RE: Fw: Why do we put so many warnings in our manuals?

Subject: RE: Fw: Why do we put so many warnings in our manuals?
From: "Andrew Dugas" <dugas -at- intalio -dot- com>
To: "TECHWR-L" <techwr-l -at- lists -dot- raycomm -dot- com>
Date: Tue, 30 Jul 2002 11:04:37 -0700


> FORCED to sue?!??!?
>
> Give me a freakin' break. Me, I'm forced to work for my money.
>
> These tragedies are, well, tragic, but does it necessarily follow that
> somebody ELSE has to pay for them?
>


Hey, that's what insurance is all about. Halt these lawsuits and our economy
will crumble, the insurance industry being the first domino to fall. (Well,
maybe the second after the lawyers.)

It's all about liability and who has the deepest pockets. By "forced to
sue," one means the plaintiff must cast the widest net in search of
liability. That's why so many traffic cases - at least those without an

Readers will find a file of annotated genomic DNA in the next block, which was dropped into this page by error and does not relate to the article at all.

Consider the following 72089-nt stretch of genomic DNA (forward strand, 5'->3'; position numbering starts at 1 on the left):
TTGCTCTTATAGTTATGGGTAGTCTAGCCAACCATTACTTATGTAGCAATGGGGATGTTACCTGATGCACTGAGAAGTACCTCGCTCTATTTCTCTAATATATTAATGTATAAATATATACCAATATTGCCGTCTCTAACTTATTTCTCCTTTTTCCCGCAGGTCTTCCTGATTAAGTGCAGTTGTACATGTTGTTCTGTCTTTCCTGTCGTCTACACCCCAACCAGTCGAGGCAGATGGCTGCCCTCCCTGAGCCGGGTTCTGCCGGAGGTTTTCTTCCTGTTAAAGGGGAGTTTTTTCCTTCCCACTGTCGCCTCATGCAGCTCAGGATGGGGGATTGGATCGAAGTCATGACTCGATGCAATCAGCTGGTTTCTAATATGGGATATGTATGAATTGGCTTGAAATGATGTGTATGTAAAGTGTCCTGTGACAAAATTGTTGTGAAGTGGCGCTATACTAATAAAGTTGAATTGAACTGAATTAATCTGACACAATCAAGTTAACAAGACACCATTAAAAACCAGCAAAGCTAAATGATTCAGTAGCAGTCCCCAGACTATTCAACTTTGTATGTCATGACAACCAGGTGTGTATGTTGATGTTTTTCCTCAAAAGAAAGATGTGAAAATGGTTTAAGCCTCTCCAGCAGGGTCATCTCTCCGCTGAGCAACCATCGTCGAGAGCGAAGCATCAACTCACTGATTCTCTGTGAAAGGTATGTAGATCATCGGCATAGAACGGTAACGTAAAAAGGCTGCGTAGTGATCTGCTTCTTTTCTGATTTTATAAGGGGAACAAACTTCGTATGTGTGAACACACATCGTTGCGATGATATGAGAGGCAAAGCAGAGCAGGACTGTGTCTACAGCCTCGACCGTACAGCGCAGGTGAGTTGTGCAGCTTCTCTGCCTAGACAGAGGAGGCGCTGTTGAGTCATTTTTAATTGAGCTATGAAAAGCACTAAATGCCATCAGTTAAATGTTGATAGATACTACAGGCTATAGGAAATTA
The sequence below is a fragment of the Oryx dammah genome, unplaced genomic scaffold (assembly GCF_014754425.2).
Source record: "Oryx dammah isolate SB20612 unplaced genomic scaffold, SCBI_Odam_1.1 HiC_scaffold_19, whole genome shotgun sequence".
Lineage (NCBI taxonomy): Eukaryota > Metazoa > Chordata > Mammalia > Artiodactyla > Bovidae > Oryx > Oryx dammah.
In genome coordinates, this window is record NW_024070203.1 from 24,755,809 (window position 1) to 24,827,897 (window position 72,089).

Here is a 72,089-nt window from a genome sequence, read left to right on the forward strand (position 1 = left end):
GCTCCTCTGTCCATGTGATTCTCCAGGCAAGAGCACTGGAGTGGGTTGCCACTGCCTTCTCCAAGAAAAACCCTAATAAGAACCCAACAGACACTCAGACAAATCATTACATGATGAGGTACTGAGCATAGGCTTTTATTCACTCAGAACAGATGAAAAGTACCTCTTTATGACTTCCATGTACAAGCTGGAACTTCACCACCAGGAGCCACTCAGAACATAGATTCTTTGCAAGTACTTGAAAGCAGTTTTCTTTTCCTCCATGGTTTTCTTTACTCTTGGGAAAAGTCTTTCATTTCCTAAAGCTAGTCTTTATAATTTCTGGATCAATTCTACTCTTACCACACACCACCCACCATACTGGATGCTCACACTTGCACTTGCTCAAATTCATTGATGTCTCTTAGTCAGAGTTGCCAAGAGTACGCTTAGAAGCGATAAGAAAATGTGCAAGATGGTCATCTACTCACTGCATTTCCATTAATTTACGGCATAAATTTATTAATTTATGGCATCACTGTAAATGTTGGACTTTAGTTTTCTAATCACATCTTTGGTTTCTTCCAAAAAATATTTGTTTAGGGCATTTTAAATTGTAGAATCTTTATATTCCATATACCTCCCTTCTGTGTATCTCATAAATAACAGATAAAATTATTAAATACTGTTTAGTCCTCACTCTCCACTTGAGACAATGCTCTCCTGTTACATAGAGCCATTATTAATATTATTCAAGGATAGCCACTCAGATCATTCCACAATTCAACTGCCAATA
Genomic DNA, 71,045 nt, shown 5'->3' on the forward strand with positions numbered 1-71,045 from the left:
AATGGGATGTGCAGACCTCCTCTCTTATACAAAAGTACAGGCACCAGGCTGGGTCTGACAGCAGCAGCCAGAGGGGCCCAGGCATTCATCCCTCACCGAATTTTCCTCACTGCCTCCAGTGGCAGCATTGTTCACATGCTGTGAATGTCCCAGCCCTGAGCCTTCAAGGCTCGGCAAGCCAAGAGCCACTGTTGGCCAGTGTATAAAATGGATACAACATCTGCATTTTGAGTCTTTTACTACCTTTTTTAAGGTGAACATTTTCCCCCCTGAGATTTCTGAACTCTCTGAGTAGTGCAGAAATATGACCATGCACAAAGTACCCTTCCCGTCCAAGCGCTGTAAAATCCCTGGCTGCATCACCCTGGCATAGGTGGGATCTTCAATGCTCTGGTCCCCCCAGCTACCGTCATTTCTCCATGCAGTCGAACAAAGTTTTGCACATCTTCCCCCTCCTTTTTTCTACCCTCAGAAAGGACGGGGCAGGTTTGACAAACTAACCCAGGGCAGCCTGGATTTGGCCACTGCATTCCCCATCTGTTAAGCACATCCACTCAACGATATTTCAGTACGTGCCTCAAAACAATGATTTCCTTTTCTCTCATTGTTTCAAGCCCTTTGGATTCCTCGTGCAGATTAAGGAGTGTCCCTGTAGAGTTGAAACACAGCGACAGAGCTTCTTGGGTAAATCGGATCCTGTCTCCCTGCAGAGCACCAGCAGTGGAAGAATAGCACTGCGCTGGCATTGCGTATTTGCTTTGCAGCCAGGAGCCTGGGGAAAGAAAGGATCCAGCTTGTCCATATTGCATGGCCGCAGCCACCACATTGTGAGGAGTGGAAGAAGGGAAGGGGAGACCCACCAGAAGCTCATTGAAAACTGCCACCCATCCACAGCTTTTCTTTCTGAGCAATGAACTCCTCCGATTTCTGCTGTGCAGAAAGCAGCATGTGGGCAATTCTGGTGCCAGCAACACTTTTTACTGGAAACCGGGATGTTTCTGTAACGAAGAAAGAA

immediate and obviously wrong (and sweetly insured) party - include the
local municipality. Who planned these roads? Who didn't cut these bushes
blinding the curve? Who didn't repair these potholes? You get the picture.

As for warnings in documentation, here's a snippet from the latest news of
the weird:

<snip>

Despite a warning label reading "Do not use indoors because of flammability"
on its carpet adhesive, the Para-Chem company was ordered by a jury in
Akron, Ohio, in July to pay $8 million to two professional installers who
were severely burned in an explosion when they tried to use the product
indoors. One juror told the Akron Beacon Journal that he and his colleagues
felt the warning did not go far enough in convincing the installers not to
use the product indoors. [Akron Beacon Journal, 7-10-02]

</snip>

"Did not go far enough"! Of course, a lot of that $$8 million will go to the
owner of the property that was damaged in the explosion. Surely they won a
lawsuit against the carpet installers for negligence. (Now that's an open
and shut case if ever there were one.) I'll wager that the carpet
installers' insurance was way insufficient to pay for the damages; so they
were "forced to sue" the adhesive manufacturer to come up with the rest of
the cash.


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